"It looks like the bankruptcy of RadioShack has actually been good for independently-owned stores, who are now able to open in new locations partly by focusing on the DIY/maker movement (or young robotics enthusiasts). One store owner admits that on some supplies they’re actually getting cheaper prices than they got from RadioShack, while another points out that RadioShack’s bankruptcy has finally removed restrictions on where they could be located. (“The corporate store had all of the big towns… Now they’ve encouraged the ma and pop stores to take over in those areas.”)
These locally-owned RadioShack stores now actually hope to compete with Amazon, which has sucked up 90% of the growth in all consumer electronics sales, by offering personal (and in-person) customer service on electronics. “The world will always need somebody that will help them with a question…” Vern says philosophically. “I don’t think anybody will ever get rich off it again — I think those days are gone. But I think there will always be a spot for someone who can solder a wire or just answer a question, put a battery in a cordless phone for somebody who’s elderly, a battery for a key fob in a car…”" (1)
"In the last three years, RadioShack has filed for bankruptcy twice and closed nearly all of its corporate stores. But in the wake of the former retail giant’s death, independently owned franchise versions of the store have reinvented the brand and are actually doing pretty well—they’re even expanding.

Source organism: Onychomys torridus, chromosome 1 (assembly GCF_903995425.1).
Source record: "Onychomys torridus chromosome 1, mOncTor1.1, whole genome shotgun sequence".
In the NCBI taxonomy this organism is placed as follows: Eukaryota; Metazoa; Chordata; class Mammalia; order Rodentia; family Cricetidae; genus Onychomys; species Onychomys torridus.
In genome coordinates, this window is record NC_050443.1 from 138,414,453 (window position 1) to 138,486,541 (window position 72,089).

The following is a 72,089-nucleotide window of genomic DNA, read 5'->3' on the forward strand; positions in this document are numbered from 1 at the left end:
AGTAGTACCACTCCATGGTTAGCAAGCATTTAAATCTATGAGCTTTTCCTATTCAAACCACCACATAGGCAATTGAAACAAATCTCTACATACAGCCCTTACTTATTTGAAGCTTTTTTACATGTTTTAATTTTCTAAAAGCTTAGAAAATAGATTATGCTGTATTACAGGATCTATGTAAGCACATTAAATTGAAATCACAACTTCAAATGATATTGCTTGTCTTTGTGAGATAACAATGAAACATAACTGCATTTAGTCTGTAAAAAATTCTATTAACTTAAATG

Rather than focusing on landline phones and remote-control toys that lined the shelves of RadioShack’s past, many of the independently-owned stores have shifted focus to offer supplies for makers and DIY enthusiasts. [Moi ici: Lojas que têm de obedecer a um centro que supostamente cria valor comprando bem, comprando barato por causa do volume, não conseguem influenciar e mostrar o quanto o mercado está a mudar. Loja dependente do centro é um instrumento para despachar, vomitar mercadoria. Loja independente está centrada na procura e cria valor quando vai ao encontro dessa procura, responde e muda muito mais rapidamente] As maker and hacker culture has expanded, along with the right-to-repair movement, more average consumers are interested in buying esoteric parts like tiny screws and solder. As our editor-in-chief noted back in 2014, RadioShack can actually compete with online retailers like Amazon on this front because of the immediacy (you don’t want to wait days to get that final part you need to finish your project) and the collaborative nature of maker culture. [Moi ici: E imagino a quantidade de eventos que podem ser animados para criar/reforçar o espírito de comunidade com estes geeks] “Do-it-yourself — that’s a big part of what Radio Shack is now,” Thad Teel, the owner of a Radio Shack in Claremore, Ohio that opened in April, told the Claremore Daily Progress. “Someone who tinkers in building or repairing anything electronic will find us an invaluable resource for parts and tools.”" (2)
BTW, muitas vezes acho que os liberais são os maiores inimigos do liberalismo porque falam de querer amanhã o que só poderá ser obtido ao fim de um processo. Imagino o que aconteceria ao fim de pouco tempo se acabasse a escola pública como a conhecemos, independente da procura e dependente de um centro mais preocupado em vómito, política e custo.
Fonte 1 - Can Locally-Owned Stores Save RadioShack?
Fonte 2 - The DIY Movement Is Bringing RadioShack Back From the Dead